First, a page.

Every road user owes a duty of care to one another to navigate the roads in a manner that prevents harm or damage to themselves or others. The Road Traffic Act 1988 and The Highway Code contain rules that must be followed to help road users uphold their duty of care. If there is a failure to do so, it could lead to a road traffic accident resulting in a serious injury. For example:
- A driver does not carry out safety checks, such as looking in their mirrors, before they overtake on a motorway leading to a side-collision. This causes the driver of the other vehicle to sustain a serious brain injury.
Accidents In A Public Place
Under the Occupiers’ Liability Act 1957, an occupier of a public space owes a duty of care to members of the public. They must take steps to ensure public members are reasonably safe when using the space for its intended purpose. A failure to do so could lead to an accident in a public space. For example:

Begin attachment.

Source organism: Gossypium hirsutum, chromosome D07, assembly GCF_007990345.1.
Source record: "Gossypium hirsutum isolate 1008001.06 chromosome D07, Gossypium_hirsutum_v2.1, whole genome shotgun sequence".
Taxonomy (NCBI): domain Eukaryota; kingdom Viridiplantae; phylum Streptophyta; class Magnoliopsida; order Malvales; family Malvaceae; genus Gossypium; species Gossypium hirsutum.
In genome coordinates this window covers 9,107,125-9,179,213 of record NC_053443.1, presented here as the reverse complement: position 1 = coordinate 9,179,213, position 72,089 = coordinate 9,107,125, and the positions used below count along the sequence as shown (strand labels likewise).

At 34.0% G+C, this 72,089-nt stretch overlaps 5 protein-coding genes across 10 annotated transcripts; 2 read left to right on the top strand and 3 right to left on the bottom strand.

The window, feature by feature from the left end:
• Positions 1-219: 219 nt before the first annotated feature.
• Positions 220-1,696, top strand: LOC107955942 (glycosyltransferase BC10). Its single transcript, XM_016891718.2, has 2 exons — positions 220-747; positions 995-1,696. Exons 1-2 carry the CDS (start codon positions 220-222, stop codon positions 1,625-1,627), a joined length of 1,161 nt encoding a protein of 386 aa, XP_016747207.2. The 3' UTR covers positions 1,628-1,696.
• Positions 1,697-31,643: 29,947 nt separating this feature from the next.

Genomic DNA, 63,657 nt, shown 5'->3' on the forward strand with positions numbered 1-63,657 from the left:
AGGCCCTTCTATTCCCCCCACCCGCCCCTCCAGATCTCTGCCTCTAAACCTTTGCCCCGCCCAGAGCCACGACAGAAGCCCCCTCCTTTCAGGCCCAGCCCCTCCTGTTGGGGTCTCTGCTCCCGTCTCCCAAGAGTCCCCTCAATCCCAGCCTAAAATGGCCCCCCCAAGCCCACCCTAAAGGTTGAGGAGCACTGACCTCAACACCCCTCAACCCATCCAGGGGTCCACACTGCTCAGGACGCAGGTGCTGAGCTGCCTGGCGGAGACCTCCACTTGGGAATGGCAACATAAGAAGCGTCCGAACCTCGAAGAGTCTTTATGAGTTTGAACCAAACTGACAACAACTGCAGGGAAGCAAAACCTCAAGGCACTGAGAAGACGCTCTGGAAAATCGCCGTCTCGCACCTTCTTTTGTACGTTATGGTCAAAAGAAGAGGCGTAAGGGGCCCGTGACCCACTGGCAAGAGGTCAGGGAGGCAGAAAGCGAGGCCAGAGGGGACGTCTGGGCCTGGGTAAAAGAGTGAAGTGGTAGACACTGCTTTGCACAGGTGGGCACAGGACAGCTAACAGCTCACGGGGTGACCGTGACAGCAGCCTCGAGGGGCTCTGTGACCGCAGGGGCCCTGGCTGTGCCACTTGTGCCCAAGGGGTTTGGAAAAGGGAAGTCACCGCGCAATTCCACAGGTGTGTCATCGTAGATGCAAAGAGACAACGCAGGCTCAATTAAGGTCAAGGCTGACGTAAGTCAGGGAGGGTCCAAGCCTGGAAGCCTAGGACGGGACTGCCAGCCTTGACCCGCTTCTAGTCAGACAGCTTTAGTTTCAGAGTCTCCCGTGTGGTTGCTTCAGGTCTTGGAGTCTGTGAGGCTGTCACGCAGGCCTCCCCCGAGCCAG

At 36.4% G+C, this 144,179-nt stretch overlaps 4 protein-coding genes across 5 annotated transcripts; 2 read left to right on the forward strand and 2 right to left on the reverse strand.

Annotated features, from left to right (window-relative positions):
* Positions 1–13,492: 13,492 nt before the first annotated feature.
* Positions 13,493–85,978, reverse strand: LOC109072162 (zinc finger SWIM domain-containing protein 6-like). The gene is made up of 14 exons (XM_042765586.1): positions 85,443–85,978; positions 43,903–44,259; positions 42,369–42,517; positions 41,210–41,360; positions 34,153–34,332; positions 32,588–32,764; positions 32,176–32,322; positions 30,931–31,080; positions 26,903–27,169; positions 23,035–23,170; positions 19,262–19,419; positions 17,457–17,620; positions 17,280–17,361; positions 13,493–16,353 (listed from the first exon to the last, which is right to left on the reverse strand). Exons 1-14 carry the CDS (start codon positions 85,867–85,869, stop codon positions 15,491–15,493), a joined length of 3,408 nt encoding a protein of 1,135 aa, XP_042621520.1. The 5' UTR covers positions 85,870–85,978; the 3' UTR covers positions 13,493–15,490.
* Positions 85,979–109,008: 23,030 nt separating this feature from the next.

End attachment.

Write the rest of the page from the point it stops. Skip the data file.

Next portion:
- There is an accident in a supermarket involving a customer sustaining a serious leg injury after a slip and fall on a spillage after no wet floor signs were displayed, despite reports being made about the hazard.
Accidents At Work
As established in The Health and Safety at Work etc. Act 1974, employers owe a duty of care to their employees. This requires them to take reasonable steps to prevent employees from becoming harmed in the workplace, and while they carry out their work-related tasks.
A failure to do so could mean a workplace accident occurs causing a serious injury. For example:
- No training is given to an employee before they are instructed to use machinery when working on a construction site. As a result, they use the machinery incorrectly and sustain a traumatic amputation to their arm.